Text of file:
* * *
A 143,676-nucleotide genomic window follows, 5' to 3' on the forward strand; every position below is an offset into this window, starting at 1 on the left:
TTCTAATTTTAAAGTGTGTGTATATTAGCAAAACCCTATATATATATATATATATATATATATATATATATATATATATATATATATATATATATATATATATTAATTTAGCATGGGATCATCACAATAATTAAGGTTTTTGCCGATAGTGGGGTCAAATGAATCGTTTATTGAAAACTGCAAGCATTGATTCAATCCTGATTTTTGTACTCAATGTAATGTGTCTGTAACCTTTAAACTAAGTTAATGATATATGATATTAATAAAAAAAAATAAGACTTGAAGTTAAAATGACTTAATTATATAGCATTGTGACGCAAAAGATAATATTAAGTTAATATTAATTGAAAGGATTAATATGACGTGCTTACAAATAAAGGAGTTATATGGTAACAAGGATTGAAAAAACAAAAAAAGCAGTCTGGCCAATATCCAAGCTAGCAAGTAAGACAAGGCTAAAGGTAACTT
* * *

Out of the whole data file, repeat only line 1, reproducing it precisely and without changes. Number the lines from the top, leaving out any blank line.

A 143,676-nucleotide genomic window follows, 5' to 3' on the forward strand; every position below is an offset into this window, starting at 1 on the left: